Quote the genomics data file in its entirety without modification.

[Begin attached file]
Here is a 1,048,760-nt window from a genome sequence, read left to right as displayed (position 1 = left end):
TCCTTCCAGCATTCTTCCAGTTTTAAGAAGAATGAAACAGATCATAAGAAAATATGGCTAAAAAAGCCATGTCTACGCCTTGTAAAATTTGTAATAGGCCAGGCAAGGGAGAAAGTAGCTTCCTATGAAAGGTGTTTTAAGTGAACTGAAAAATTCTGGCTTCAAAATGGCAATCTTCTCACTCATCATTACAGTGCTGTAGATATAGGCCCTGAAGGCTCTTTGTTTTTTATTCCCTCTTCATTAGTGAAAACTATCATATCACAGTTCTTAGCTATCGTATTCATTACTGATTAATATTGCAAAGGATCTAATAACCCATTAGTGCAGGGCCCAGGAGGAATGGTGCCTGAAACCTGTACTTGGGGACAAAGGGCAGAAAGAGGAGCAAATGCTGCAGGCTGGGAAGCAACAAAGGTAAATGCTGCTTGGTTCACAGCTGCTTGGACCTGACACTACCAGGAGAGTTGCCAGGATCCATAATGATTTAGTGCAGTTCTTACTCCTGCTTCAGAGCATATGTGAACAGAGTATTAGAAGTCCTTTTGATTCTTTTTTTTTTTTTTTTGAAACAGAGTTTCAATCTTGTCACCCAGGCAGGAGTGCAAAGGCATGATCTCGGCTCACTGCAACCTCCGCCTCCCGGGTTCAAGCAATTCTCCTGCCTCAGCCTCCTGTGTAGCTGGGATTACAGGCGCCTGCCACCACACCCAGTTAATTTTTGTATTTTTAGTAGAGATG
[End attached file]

Here is a 1,048,760-nt window from a genome sequence, read left to right as displayed (position 1 = left end):
TCCTTCCAGCATTCTTCCAGTTTTAAGAAGAATGAAACAGATCATAAGAAAATATGGCTAAAAAAGCCATGTCTACGCCTTGTAAAATTTGTAATAGGCCAGGCAAGGGAGAAAGTAGCTTCCTATGAAAGGTGTTTTAAGTGAACTGAAAAATTCTGGCTTCAAAATGGCAATCTTCTCACTCATCATTACAGTGCTGTAGATATAGGCCCTGAAGGCTCTTTGTTTTTTATTCCCTCTTCATTAGTGAAAACTATCATATCACAGTTCTTAGCTATCGTATTCATTACTGATTAATATTGCAAAGGATCTAATAACCCATTAGTGCAGGGCCCAGGAGGAATGGTGCCTGAAACCTGTACTTGGGGACAAAGGGCAGAAAGAGGAGCAAATGCTGCAGGCTGGGAAGCAACAAAGGTAAATGCTGCTTGGTTCACAGCTGCTTGGACCTGACACTACCAGGAGAGTTGCCAGGATCCATAATGATTTAGTGCAGTTCTTACTCCTGCTTCAGAGCATATGTGAACAGAGTATTAGAAGTCCTTTTGATTCTTTTTTTTTTTTTTTTGAAACAGAGTTTCAATCTTGTCACCCAGGCAGGAGTGCAAAGGCATGATCTCGGCTCACTGCAACCTCCGCCTCCCGGGTTCAAGCAATTCTCCTGCCTCAGCCTCCTGTGTAGCTGGGATTACAGGCGCCTGCCACCACACCCAGTTAATTTTTGTATTTTTAGTAGAGATG